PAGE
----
4. Can you explain how with this machine, Ive put together, if we have all eight flywheels (a total of 270 lbs. again hooked with 1:1 ratio sprockets and chains or pulleys and belts) mentioned above connected to motor without clutches, there is no way to get the 1 horsepower motor started. If we cut it back to 7 (165 lbs.), same result, 6 (100 lbs.), 5 (60lbs.), now at 4 (35 lbs.), and why can we get the group of flywheels (5, 5, 10 and 15 lbs. again hooked with 1:1 ratio sprockets and chains or pulleys and belts) rotating with the motor to full speed and then start clutching in the rest (one at a time, you must wait for each flywheel added to get to full speed before you clutch in the next one), a clutch for each flywheel, the motor and machine, can easily turn the 270 lbs. at full speed?
Again, which is it? The 1 horsepower motor (which does not have enough power to start it all) or is it the (inertia, angular momentum and/or the kinetic energy) that gives the extra power needed to rotate the complete set of flywheels to speed? Or is it as the answer above (C)?
Useful info collected
A rotating mass does not really consume or dissipate energy. A rotating mass stores energy. The rotating mass either eventually returns energy to the system in a useful way or does not.
Four things determine the effect of rotating mass. Every one of these things is important:
1) How quickly and often a rotating mass speeds up or slows down. Every time it is forced to speed up or slow down, it takes or releases energy.
2) How heavy the rotating mass is. More weight (with no other changes) stores or releases more energy.
3) The rotating weight's distance outwards from the centerline. The further out, the more energy pushed in and out of a given weight.
4) How fast the weight spins, or the speed the weight travels in a given circle diameter. The higher the RPM, the more energy stored.
Here are how these things work:
1) If we push energy into the rotating mass and pull energy out several times, we move more power around than if we make a slow, smooth, change in speed. It takes much more effort to repeatedly speed and slow something in a short period of time than to gradually speed it or slow it.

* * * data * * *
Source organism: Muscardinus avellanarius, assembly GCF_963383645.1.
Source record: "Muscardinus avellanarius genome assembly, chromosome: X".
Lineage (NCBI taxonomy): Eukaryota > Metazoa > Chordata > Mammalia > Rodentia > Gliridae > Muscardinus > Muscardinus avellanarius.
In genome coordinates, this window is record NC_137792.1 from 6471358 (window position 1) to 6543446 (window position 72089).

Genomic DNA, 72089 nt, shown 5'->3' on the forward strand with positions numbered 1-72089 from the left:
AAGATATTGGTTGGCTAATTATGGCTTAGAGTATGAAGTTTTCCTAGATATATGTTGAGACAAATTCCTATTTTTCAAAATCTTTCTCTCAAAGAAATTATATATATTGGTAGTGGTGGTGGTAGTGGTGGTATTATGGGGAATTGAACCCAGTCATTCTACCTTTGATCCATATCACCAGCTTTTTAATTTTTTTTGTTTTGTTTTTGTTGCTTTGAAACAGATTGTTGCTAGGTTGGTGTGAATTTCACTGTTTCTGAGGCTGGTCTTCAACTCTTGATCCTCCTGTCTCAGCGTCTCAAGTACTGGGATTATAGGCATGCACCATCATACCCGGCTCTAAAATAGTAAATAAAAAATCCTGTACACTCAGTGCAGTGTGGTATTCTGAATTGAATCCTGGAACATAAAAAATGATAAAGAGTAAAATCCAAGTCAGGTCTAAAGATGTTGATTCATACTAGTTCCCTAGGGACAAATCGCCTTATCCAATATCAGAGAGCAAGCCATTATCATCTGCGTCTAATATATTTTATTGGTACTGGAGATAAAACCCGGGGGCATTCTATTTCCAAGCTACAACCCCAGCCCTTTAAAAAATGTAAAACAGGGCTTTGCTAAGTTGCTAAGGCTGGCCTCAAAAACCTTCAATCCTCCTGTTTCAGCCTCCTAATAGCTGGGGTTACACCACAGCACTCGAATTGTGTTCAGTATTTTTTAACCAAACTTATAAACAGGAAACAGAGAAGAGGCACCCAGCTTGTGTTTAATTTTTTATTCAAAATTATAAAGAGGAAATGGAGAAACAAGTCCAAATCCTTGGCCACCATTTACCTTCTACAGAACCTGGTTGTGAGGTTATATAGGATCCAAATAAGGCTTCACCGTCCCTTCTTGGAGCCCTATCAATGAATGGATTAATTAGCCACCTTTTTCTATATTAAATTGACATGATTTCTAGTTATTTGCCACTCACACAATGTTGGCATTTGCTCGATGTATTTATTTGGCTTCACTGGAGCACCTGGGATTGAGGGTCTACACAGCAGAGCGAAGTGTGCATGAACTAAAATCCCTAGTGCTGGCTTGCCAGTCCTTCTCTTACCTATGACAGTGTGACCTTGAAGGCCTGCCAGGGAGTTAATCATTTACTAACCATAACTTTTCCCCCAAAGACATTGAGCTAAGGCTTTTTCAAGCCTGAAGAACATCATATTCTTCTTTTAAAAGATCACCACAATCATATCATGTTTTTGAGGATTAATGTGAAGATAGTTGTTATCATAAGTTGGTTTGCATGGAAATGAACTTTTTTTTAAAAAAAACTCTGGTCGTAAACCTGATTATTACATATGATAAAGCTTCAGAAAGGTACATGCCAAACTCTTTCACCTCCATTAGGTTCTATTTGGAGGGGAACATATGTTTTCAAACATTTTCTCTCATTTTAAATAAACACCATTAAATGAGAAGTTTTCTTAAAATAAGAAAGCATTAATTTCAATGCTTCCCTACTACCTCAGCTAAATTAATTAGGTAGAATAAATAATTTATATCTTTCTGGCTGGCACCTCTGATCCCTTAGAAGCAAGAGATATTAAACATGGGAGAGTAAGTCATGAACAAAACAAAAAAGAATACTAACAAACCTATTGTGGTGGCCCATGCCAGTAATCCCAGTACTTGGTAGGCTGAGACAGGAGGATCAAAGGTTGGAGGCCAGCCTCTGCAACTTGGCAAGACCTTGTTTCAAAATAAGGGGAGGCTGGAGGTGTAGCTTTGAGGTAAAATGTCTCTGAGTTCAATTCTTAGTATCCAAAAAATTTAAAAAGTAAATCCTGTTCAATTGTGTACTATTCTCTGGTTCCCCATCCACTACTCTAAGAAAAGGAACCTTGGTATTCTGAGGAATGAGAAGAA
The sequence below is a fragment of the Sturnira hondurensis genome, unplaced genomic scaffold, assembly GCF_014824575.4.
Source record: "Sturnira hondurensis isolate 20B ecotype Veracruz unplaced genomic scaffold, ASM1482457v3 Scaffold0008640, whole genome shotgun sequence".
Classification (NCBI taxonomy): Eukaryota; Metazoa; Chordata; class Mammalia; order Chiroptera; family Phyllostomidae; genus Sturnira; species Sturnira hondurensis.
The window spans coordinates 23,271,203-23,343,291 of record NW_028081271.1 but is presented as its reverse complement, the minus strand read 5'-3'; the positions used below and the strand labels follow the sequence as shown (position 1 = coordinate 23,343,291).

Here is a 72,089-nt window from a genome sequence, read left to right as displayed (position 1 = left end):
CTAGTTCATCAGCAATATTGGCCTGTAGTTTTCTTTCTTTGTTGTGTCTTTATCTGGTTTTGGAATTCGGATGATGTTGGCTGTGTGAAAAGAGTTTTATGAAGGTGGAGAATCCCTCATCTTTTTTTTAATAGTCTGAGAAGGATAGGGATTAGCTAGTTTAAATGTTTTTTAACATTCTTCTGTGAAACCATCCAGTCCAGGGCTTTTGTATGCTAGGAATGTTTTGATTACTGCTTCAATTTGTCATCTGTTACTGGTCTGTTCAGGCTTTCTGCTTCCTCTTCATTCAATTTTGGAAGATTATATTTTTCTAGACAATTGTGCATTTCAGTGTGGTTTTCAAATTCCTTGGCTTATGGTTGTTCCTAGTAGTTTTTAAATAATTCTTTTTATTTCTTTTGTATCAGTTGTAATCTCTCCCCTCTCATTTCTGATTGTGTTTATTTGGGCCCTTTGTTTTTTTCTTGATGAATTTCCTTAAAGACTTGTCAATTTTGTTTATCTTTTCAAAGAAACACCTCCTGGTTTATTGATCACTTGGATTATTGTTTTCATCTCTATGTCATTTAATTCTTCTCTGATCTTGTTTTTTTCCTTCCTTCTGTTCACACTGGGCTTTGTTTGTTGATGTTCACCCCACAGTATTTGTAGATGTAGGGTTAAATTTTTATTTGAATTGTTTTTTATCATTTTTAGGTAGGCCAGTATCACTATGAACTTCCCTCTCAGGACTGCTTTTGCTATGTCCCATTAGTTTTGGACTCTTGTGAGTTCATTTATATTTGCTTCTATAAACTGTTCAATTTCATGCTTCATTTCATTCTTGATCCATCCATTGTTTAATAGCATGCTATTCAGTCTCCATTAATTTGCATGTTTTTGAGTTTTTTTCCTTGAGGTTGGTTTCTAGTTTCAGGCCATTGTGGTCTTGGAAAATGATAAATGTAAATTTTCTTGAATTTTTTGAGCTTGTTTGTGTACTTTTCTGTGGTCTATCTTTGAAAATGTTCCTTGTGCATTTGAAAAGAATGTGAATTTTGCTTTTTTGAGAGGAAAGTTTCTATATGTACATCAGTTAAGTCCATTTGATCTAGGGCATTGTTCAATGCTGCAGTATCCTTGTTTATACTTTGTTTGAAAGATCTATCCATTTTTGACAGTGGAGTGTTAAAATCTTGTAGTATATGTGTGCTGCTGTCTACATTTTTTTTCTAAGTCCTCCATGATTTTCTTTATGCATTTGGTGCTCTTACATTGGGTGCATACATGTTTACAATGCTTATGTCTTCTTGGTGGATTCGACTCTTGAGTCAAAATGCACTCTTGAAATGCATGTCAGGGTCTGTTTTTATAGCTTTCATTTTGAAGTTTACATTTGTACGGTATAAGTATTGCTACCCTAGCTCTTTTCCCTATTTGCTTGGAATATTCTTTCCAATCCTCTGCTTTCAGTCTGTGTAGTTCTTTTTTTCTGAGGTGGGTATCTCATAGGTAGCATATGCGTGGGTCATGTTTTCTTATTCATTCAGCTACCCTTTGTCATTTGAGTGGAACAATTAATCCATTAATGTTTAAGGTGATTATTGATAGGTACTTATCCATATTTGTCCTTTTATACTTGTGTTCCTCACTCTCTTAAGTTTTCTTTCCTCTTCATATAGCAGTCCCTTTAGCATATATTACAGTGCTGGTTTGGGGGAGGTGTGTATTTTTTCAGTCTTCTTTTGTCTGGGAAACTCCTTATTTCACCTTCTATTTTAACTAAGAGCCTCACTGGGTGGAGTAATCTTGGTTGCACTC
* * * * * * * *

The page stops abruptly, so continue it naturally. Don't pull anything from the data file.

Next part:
2) The amount of weight is the least important thing! If we double the weight (with no other changes) we only double the stored energy.
3) Weight distance from the center line is very important, because it determines the weight's circular velocity (speed)! Stored energy goes up by the SQUARE of the radius change. If we replace a 4-inch diameter hollow driveshaft with an 8-inch diameter tube of exactly the same weight, it is not just double. It is twice the size squared, or four times the stored energy when it weighs the same!
4) The faster we spin the weight, the more energy it stores. If we double RPM, we multiply stored energy four times. Again it is a square of the change, just like weight distance from centerline is a square.
The above is very important. If we double the effective "circle size" the weight is rotating at, we get four times the stored energy. If we simply double the weight without changing the spinning radius, we just double stored energy:
-If we reduce mass from twenty pounds to ten pounds, keeping the same distance out and same peak RPM, we reduce stored energy to half the original amount. Reducing weight is a one-for-one change.
-If we cut diameter in half while keeping the same weight and RPM, stored energy will be 1/4 the original stored energy. This change is a square. Twice is a "four times" effect. 2*2=4. Four times is a sixteen time effect on stored energy. 4*4=16.
-If we cut RPM in half, we would reduce stored energy to 1/4 the original amount. Once again this is a squared change. Change RPM three times, and the stored energy changes nine times. 3*3=9.
We should carefully think about what this means when we change things. Some changes are worthwhile, some are not. We also cannot use carte blanche rules, like the silly rumor that reducing a rotating weight is like dropping the vehicle weight four times that amount. As a matter of fact, it is probably never four times. It is more likely closer to one, and might even be less than one!
Why do things work this way?
First we have to understand what power and energy are, and what rotating mass does with that power or energy. Contrary to popular belief, rotating mass does not consume energy. A rotating (or moving) mass stores energy. This effect is very much the same as pouring energy in a bucket, much like charging a capacitor in an electronics circuit. Virtually all of the stored energy, except for that lost by conversion to heat, is still there and available to do work at some time in the future. That future where energy is returned might be milliseconds later and help us out, or it could be some considerable time later and waste energy. This is why time is very important.
One example of useful energy storage is the flywheel and crankshaft of a car. The force on the crankshaft is in pulses. A common four cycle V8 has four power cycles per crankshaft revolution, and there are 100 turns of the crank per second. At 6000 RPM an 8-cylinder 4-cycle has 400 power pulses per second. The flywheel (along with the harmonic dampener and weight of the rotating assembly) smoothes these pulses out by storing and releasing the pulsed energy from the explosions in the cylinders. The result is a smooth rotation that will not tear gears up, vibrate the car, or beat on bearings.
We should always remember rotation, or movement of a mass, does not actually destroy energy. If it did, the earth would have stopped spinning millions of years ago! The key to understanding how weight changes affect performance is to understand some very simple basic energy flow in the system.
Frank Dufault
Winnipeg, Mb.
Canada
megafarr@hotmail.com